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The European Commission on Monday published the legal texts underpinning a new data protection agreement with the United States that sets out the conditions according to which personal data on EU citizens can be held in computers on US soil. 

The legal texts include a reform of EU Data protection rules, which apply to all companies providing services in the EU, an 'Umbrella Agreement' regarding transatlantic data transfers for law enforcement purposes, and a replacement of the old 'Safe Harbour' framework for commercial data transfers, known as the EU-US Privacy Shield. 


The new rules aim to reassure Europeans that their data will be protected from indiscriminate snooping by American intelligence agencies and aim to bring to an end over two years of legal uncertainty for companies including US internet giants Google and Facebook. 


Companies wishing to transfer personal data on EU citizens to the US will now face tighter rules about passing such data on to other companies and the US government has agreed to clear safeguards and transparency obligations concerning access by its intelligence agencies. Europeans will also have access to redress mechanisms including a free alternative dispute resolution mechanism and an independent 'Ombudsperson.'

Implementation of the agreement will also be subject to an annual review by the European Commission and the US Department of Commerce. 

The legal texts will now be reviewed by European data protection authorities and a committee of experts from the EU Member States, while the consent of the European Parliament will also be sought on the Umbrella Agreement.  

Links to the legal texts and accompanying documents can be found here http://europa.eu/rapid/press-release_IP-16-433_en.htm

 

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Jennifer Sharman Koh is a solicitor of England & Wales who has practiced international arbitration in London, Paris and Brussels, advising multinationals and governments on major international disputes. She has extensive document review experience both in the development of managed review protocols and in the practical setting-up of reviews across Europe. At LexSensis, she built-up a large network of lawyers to work on document reviews across Europe, whatever the country, whatever the language. Jennifer is responsible for operational and strategic aspects of LexSensis and is the key client contact in the Benelux.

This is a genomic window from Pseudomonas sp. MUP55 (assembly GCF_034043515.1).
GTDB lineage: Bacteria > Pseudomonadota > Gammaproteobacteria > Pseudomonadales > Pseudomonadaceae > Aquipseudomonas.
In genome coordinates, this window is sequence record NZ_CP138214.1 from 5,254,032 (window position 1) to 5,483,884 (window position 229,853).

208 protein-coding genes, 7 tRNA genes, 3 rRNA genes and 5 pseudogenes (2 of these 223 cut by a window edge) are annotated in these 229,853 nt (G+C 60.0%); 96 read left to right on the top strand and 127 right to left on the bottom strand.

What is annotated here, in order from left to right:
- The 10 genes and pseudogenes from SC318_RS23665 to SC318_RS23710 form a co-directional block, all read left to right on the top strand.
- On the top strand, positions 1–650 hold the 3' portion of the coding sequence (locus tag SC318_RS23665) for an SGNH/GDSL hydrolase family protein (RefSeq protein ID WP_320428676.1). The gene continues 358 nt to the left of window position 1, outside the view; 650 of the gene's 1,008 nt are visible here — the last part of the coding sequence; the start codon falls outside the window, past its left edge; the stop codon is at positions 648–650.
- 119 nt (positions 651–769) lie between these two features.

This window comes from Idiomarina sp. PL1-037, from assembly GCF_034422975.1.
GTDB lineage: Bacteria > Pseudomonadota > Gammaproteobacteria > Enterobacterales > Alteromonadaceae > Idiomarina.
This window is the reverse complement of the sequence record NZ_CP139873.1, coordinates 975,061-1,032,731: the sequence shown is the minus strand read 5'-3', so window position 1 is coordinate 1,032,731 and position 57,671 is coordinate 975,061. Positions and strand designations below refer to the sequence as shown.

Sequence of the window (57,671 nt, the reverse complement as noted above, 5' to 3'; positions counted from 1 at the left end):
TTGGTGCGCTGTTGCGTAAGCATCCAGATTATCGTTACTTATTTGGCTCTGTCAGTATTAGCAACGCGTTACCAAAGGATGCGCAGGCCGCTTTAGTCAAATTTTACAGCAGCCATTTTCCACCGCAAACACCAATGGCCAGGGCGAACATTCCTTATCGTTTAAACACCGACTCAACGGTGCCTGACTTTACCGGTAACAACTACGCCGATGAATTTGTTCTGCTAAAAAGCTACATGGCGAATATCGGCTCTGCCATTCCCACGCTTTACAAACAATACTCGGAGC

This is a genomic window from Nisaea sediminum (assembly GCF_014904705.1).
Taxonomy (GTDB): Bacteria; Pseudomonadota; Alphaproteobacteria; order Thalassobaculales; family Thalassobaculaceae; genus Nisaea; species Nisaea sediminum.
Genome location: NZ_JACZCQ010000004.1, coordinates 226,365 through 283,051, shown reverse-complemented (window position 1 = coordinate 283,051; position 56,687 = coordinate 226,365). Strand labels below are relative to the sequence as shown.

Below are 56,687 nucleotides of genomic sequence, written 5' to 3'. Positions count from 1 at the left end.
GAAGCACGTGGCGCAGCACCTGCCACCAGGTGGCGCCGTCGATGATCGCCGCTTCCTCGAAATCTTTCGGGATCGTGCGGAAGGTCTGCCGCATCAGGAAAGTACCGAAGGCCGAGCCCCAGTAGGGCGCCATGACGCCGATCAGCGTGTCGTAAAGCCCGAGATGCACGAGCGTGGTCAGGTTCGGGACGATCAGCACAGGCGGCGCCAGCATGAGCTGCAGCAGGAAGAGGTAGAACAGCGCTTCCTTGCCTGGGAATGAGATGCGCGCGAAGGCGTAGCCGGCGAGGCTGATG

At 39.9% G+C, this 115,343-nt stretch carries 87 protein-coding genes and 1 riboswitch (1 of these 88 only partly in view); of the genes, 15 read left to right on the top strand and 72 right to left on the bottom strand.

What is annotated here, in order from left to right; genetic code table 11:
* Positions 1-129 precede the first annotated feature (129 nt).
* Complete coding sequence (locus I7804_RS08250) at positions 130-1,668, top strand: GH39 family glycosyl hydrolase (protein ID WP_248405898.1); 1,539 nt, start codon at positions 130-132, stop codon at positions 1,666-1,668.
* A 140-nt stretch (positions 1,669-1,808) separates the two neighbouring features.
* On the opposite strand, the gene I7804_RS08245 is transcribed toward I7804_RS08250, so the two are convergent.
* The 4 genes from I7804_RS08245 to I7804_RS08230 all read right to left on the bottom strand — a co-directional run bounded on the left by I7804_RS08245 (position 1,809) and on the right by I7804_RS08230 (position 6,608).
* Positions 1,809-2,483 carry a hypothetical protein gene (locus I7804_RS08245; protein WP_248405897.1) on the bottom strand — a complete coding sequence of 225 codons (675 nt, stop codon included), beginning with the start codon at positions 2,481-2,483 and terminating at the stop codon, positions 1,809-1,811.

Io-Anna Lianos is a dual-qualified solicitor admitted in England and Wales and at the Athens Bar Association, Greece. She is an expert consultant in complex eDiscovery and Managed Review processes with years of experience managing large-scale document review projects across Europe and Asia. In 2009, Io-Anna founded DLR Legal, one of the pioneers of document review consulting in London, specializing in multilingual reviews across Europe. She built up a large Europe-wide network of document review specialists, covering 28 jurisdictions and a multitude of languages. Over the course of her career to date, Io-Anna has advised clients on all aspects of managed review processes, including on best practices for solving complex managed review and legal staffing needs. She is the Director of LexSensis, responsible for all operational and strategic aspects.